- Formalize attribute values and domains in terms of set theory
- Develop alternative forms of representations for situations in which attributes do not adequately capture meaning
- Define Stevens’ four levels of measurement (i.e., nominal, ordinal, interval, ratio)
- Describe particular geographic phenomena in terms of attributes
- Determine the proper uses of attributes based on their domains
- Characterize the domains of attributes in a GIS, including continuous and discrete, qualitative and quantitative, absolute and relative
- Recognize situations and phenomena in the landscape which cannot be adequately represented by formal attributes, such as aesthetics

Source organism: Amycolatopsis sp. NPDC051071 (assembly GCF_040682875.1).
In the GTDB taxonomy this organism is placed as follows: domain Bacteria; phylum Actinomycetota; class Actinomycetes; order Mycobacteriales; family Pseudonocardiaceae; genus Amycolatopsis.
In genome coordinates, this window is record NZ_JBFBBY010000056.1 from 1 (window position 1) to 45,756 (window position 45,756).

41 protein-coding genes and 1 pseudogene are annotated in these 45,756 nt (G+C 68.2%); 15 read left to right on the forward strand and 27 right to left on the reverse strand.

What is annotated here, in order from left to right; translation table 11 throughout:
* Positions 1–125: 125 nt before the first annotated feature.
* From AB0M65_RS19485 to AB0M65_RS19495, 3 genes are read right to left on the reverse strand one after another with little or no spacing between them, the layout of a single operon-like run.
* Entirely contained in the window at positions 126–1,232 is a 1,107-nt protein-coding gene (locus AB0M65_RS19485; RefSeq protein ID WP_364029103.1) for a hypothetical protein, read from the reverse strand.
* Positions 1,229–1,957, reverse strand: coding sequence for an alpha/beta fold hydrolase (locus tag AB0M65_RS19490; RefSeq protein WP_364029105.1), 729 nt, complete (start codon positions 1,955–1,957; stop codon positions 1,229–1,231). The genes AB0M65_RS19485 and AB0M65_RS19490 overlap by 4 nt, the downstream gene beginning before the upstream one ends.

- Compare and contrast the theory that properties are fundamental (and objects are human simplifications of patterns thereof) with the theory that objects are fundamental (and properties are attributes thereof)
- Recognize attribute domains that do not fit well into Stevens’ four levels of measurement such as cycles, indexes, and hierarchies
The foundational concepts are the elementary building blocks and context setting constraints of all other entries in the BoK. The latter encompass the philosophical and mathematical support for GIScience as well as data models, while the constituent elements include, among others, notions of scale, spatial data quality, and openness. This knowledge area is also the place to look for the origins and future of GIScience.
Topics in this Knowledge Area are listed thematically below. Existing topics are in regular font and linked directly to their original entries (published in 2006; these contain only Learning Objectives). Entries that have been expanded and revised are in bold. Forthcoming, future topics are italicized.